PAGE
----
Belmont Club

Slow Motion Crisis

After the first massive clash of arms in during the Great War, combatants on both sides began to extend their trenches to either side until the Western Front became one continuous trenchline.  Without anyone being quite aware of it at first, a vast stage was set upon which a tragedy would be enacted. In a somewhat analogous manner, the zones of global conflict are spreading to distant corners of the globes from their initial centers of gravity.

Peter Shinkman, writing in MSN says ‘ISIS [is] making deadly inroads in Libya, Pakistan and Afghanistan”.  Osama bin Laden’s plan to oust the West from  Muslim countries, create chaos and establish a caliphate is succeeding better than he could have expected.  It’s spread now and may spread further.

It’s irrelevant – for now – whether the expanding presence of the Islamic State group is at the explicit direction of its reclusive leader, Abu Bakr al-Baghdadi, or if regional “lone wolf” insurgents are branding themselves as such. What matters is that average citizens from Libya to Afghanistan, Pakistan and India – and perhaps even farther – believe now more than ever this murderous firebrand could show up at their front doors.

After watching Zero Dark Thirty on the eve of the 2012 elections, who would associate al-Qaeda with North Africa? Yet the New York Times reports that the militants who attacked the US consulate were al-Qaeda affiliated. Citing UN documents as well as other sources as a basis, the NYT writes:

Witnesses in Benghazi as well as United States officials say that Ansar al-Shariah fighters played a major role in the assault on the American diplomatic mission in Benghazi on Sept. 11, 2012, killing Ambassador J. Christopher Stevens and three other Americans.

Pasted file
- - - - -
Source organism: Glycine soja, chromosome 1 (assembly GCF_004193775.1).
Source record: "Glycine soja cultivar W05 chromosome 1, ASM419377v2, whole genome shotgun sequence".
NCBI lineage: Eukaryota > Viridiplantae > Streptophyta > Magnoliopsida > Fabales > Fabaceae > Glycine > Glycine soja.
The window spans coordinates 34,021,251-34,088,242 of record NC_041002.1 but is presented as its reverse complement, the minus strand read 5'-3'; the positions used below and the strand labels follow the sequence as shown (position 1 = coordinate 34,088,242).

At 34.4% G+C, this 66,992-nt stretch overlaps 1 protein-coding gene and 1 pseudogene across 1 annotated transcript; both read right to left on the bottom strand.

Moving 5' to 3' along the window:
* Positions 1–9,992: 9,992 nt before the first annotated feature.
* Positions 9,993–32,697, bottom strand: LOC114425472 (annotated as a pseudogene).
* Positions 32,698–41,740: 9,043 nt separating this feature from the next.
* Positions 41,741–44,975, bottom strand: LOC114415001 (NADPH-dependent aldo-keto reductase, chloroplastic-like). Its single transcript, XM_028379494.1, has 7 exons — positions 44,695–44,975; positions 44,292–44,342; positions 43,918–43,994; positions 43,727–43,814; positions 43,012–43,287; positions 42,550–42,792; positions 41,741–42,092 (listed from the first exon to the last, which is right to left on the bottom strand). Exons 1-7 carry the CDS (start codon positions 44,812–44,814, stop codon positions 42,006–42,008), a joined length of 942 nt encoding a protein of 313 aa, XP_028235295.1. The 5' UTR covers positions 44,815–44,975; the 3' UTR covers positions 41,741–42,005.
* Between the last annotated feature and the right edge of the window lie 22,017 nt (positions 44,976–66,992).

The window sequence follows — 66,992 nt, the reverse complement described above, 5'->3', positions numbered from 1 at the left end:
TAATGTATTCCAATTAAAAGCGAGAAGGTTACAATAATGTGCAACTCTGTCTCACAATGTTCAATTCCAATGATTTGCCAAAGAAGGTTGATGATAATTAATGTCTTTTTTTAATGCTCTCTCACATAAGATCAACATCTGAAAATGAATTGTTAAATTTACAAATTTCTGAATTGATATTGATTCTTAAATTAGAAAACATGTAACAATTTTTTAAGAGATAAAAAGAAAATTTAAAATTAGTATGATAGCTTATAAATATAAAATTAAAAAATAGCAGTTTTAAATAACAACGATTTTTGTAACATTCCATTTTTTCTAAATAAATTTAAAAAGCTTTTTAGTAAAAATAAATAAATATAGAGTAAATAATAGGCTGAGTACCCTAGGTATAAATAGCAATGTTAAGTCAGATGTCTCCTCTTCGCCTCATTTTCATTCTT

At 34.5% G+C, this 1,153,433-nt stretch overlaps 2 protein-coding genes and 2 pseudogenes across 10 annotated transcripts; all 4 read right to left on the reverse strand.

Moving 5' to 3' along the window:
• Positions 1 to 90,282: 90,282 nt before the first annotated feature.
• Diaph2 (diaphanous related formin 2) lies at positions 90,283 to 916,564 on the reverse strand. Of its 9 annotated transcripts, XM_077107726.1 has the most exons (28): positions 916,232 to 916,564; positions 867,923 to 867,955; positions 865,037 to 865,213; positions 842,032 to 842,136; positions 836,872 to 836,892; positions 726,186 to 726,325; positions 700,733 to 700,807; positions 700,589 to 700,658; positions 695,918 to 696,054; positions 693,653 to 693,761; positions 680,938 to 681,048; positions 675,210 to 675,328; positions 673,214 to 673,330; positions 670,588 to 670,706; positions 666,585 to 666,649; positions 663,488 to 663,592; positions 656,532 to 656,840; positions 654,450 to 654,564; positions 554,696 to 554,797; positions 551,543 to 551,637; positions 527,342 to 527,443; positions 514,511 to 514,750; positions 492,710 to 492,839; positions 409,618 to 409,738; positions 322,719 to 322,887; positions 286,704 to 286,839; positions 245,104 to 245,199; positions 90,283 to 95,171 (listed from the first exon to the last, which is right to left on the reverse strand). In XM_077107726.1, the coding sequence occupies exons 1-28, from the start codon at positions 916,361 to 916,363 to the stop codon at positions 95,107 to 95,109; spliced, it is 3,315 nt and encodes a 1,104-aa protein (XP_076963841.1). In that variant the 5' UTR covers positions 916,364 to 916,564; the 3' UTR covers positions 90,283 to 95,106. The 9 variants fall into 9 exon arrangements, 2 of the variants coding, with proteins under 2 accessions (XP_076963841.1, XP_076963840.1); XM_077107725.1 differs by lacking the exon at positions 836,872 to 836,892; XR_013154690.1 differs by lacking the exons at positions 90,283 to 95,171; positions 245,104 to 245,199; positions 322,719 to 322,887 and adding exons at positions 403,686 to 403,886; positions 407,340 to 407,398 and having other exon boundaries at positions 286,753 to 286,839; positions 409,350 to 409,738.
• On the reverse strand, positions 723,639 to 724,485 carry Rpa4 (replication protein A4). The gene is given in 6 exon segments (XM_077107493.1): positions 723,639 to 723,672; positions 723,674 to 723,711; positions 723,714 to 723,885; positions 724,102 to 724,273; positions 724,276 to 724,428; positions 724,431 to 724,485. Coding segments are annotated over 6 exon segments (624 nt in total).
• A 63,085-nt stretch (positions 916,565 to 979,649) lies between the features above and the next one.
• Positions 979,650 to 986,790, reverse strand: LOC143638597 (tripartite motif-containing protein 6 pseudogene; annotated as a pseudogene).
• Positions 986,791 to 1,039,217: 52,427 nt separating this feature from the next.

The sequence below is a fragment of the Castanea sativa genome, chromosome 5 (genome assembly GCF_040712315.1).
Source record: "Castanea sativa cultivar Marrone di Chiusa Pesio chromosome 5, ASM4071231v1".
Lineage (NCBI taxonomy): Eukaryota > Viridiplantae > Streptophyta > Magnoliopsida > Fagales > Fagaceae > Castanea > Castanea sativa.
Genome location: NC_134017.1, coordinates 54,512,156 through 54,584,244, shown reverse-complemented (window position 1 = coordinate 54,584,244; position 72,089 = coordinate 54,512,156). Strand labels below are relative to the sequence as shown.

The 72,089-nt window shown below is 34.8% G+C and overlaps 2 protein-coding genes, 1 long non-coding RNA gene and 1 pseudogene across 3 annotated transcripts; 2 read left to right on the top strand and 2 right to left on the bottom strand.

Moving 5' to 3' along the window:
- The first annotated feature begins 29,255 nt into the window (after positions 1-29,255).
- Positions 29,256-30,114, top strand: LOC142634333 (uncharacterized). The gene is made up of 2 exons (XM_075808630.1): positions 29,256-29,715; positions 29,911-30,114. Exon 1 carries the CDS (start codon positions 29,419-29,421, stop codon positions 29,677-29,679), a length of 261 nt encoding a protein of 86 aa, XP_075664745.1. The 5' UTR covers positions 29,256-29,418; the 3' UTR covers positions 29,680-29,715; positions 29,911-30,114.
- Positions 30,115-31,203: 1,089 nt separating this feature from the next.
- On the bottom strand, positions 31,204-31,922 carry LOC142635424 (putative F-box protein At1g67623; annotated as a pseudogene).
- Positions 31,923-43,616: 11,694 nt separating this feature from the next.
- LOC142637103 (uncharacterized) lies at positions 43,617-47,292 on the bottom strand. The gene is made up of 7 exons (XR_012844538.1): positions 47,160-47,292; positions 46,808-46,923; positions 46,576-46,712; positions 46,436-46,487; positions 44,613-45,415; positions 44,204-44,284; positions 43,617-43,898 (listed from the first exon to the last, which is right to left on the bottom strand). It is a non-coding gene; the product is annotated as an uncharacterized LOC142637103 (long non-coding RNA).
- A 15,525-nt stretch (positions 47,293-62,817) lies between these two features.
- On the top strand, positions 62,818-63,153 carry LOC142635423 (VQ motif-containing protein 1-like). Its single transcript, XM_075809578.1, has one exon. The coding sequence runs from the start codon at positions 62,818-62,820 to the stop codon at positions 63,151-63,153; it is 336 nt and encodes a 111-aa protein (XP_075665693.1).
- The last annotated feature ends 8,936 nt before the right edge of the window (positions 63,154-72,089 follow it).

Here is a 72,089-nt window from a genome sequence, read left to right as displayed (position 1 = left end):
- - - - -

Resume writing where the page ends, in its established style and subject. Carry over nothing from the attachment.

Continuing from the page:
El presidente appears to have minimized the fact that a threat is growing across North Africa. The Nation reports that “For years now, the Pentagon has been increasing its missions there and promoting a mini-basing boom that has left it with a growing collection of outposts sprouting across the northern tier of the continent.”  So he must have known something was up.

This string of camps is meant to do what more than a decade of counterterrorism efforts, including the training and equipping of local military forces and a variety of humanitarian hearts-and-minds missions, has failed to accomplish: transform the Trans-Sahara region in the northern and western parts of the continent into a bulwark of stability.

Janes has stills from videos of an Islamic group overrunning Egyptian detachments in the Sinai, including on which overran an “Egyptian Army mechanised detachment that was dug in and equipped with at least two M60 tanks, two M113 armoured personnel carriers, and one YPR-765 armoured fighting vehicle.”  The country of the soaring Cairo speech is immersed in big trouble.

The latest video is a major blow to the Egyptian military, which prefers to release as little information as possible. It shows that the army is struggling to suppress a highly motivated and ruthless jihadist insurgency more than a year after it stepped up operations in Sinai, where it needs Israeli approval to deploy forces.

The Egyptian military presence in the peninsula has reportedly grown since September 2013, when an Israeli commander revealed 10 regiments and eight AH-64D attack helicopters had been deployed to suppress the militancy that escalated in the wake of the coup in July of that year.

The Washington Post says “CIA Director John Brennan is considering sweeping organizational changes that could include breaking up the separate spying and analysis divisions that have been in place for decades to create hybrid units focused on individual regions and threats to U.S. security.”

Brennan appointed an internal CIA committee in September to evaluate the proposal as part of a broader review of the agency’s structure. In a message to the agency’s workforce, he cited the “rising number and complexity of security issues” such as the continued threat of al-Qaeda, civil war in Syria and Russia’s incursions in Ukraine.

“Judge of the Nations, spare us yet,  lest we forget—lest we forget!” But we want to forget and the media, bless them, are going to help us with the amnesia.

Remember the Ukraine? Leon Mangasarian and Ott Ummelas of Bloomberg reported on the huge spike in Russian wargames in the area.

Allied jets “have been scrambled over 400 times” this year to intercept Russian planes — a 50 percent rise over 2013, North Atlantic Treaty Organization Secretary General Jens Stoltenberg said yesterday. …

A worsening standoff is pitting Europe and the U.S. against Russia over Ukraine in the biggest crisis since the Cold War’s end 25 years ago. Even German Foreign Minister Frank-Walter Steinmeier — a persistent proponent of dialog — said on Nov. 18 after shuttle diplomacy in Kiev and Moscow, that he sees little reason for optimism. …